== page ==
Although I don’t much like labels, I am comfortable being known as an evangelical and uncomfortable being labled as a progressive or so-called evangelical. Full disclosure: I am an honorably retired teaching elder of the PCUSA, age 65 – an elderly elder. I am also a member of a Southern Baptist Church – Saddleback Church in Southern California (the one where Rick Warren is pastor).
    If the PCUSA split into the Gay PCUSA and Straight PCUSA I don’t think I could identify with either side. I hope such a split doesn’t happen, but without a serious and widespread study of Scripture and reflection on how captive we can all be to our culture, my hunch is that a split is inevitable. Prophecy: in 30 – 40 years the gay and straight Presbyterians will re-unite as the Inclusive PCUSA.

  • Bruce

    With all due respect, I think Bill Goff just doesn’t “get it”. This problem began in the early 1900’s and had it’s root back in the 1830’s, almost 180 years ago! If he really thinks this is a passing thing that will result in reunification in 40 years, he doesn’t understand history or scripture very well at all, despite his credentials. It’s nice that he felt personally able to flee the PCUSA, and having done so, who cares what his position is!

  • Jennie

    There’s nothing really new about this idea, right? Is this not exactly what the denomination did when some chose to interpret the bible as saying women should be ordained and others chose to interpret that women should not be ordained? Is this not the PCA and PCUSA? I don’t think PCNA has been used yet (Presbyterian Church North America). Let’s just get on with it so we can get back to the business of figuring out how to save our dying denomination.

  • Kurt Norlin

    Mark, why can’t the PCUSA let each presbytery decide for itself whether to ordain gay persons or not? That’s how the Evangelical Presbyterian Church (EPC) handles the ordination of women, and it doesn’t involve “massive reorganization.” I’m not lobbying for this solution, but if you’re systematically sifting through the alternatives, it’s an obvious one to look at. Of course there will be practical challenges in implementation, but presumably the EPC model is in effect a template for dealing with them.

  • Bill Goff

    Bruce is probably right that I just don’t “get it”; I’m not even sure what it is. Perhaps “this problem” began 180 years ago although it may have begun a few years prior to that – in the Garden of Eden when our first parents decided to be like God. We have all had our problems getting along since then.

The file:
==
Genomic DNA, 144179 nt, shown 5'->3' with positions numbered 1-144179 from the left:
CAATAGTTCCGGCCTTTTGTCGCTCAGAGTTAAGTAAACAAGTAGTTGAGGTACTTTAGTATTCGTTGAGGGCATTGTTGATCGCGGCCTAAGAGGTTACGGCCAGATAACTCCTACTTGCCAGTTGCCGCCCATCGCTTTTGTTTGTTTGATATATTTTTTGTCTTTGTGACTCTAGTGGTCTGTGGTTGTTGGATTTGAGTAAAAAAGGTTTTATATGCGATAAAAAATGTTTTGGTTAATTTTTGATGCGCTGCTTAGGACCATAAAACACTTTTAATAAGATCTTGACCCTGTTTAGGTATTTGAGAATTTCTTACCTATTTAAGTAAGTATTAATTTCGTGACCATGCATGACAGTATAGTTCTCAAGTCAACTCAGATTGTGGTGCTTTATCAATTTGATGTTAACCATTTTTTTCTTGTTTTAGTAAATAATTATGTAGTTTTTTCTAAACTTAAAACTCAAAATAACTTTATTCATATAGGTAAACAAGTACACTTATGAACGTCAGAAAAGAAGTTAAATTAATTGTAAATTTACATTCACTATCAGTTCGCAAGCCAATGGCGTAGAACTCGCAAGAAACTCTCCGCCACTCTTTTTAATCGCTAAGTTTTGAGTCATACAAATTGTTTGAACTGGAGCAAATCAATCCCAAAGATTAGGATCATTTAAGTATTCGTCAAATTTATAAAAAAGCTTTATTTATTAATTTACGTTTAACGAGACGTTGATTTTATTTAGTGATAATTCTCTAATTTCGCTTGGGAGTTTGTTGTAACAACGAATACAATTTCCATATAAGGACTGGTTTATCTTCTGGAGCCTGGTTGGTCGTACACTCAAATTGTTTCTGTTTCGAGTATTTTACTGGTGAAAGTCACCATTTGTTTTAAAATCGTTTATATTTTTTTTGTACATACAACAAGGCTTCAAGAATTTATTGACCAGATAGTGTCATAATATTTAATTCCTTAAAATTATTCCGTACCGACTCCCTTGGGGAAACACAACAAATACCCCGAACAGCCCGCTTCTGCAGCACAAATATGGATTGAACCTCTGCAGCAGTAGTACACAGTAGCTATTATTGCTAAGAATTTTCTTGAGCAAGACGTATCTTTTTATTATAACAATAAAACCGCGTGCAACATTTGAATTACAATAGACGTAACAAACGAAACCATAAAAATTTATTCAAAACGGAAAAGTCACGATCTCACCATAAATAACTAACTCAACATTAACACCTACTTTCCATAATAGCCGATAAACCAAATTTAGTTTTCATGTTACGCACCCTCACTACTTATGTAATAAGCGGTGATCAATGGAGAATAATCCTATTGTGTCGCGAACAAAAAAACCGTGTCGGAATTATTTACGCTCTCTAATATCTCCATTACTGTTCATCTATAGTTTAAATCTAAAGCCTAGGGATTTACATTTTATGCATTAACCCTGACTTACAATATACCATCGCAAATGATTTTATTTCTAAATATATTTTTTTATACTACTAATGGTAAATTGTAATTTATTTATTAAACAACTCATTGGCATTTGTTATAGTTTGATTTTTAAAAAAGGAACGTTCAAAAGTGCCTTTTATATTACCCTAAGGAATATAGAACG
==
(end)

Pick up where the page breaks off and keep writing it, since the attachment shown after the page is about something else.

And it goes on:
I’m happy to let all blog readers decide if it worth considering the views of a retired Presbyterian minsiter who “fled” to a Southern Baptist Church. I hope my ideas as well as others’ ideas expressed on Mark Roberts blog will be judged on their merits, rather by the age or denominational affiliation of the contributor.

  • http://www.markdroberts.com Mark Roberts

    Bill and others: You’re right, though, and this is the deeper problem. It isn’t just a question of the ordination of gays and lesbians, but a deeper question of the authority and interpretation of Scripture. For some, Scripture is the ultimate authority, not just in the big ideas of love and justice, but also in defining in detail what love and justice mean. For others, Scripture is a major authority, but one that can be qualified in light of human experience and compassion. Practically speaking, though, if we as a denomination can’t agree on matters of ordination, if some presbyteries ordain people whom other presbyteries believe should not be ordained because of what they believe to be their sinful behaviors, then we aren’t much of denomination at all. Because we’re not just talking about a disagreement over the interpretation of a few biblical texts, but rather a more profound disagreement about how God speaks to us and guides us, I can’t see how any division of the house (by presbyteries, or otherwise) is more than a temporary move. Maybe it’s the right temporary move. But it’s hard to see this as lasting for a long time. And I’m not exactly sure why we’d want to make it last, other than to maintain certain legal and economic ties. Our difference in interpreting Scripture would lead to a wide difference in missional vision . . . indeed, it already has.

  • Sam Huffman

    In response to your request for reasons to 1)withhold per capita, 2)denounce the so-called evangelicals on the PuP Task Force that sold us down the river, and 3)donate to defray the legal costs of congregations fighting the PCUSA apostasy in court, if you don’t already know, nothing I say is going to enlighten you. Have you eyes, and yet not see? Have you ears and yet not hear?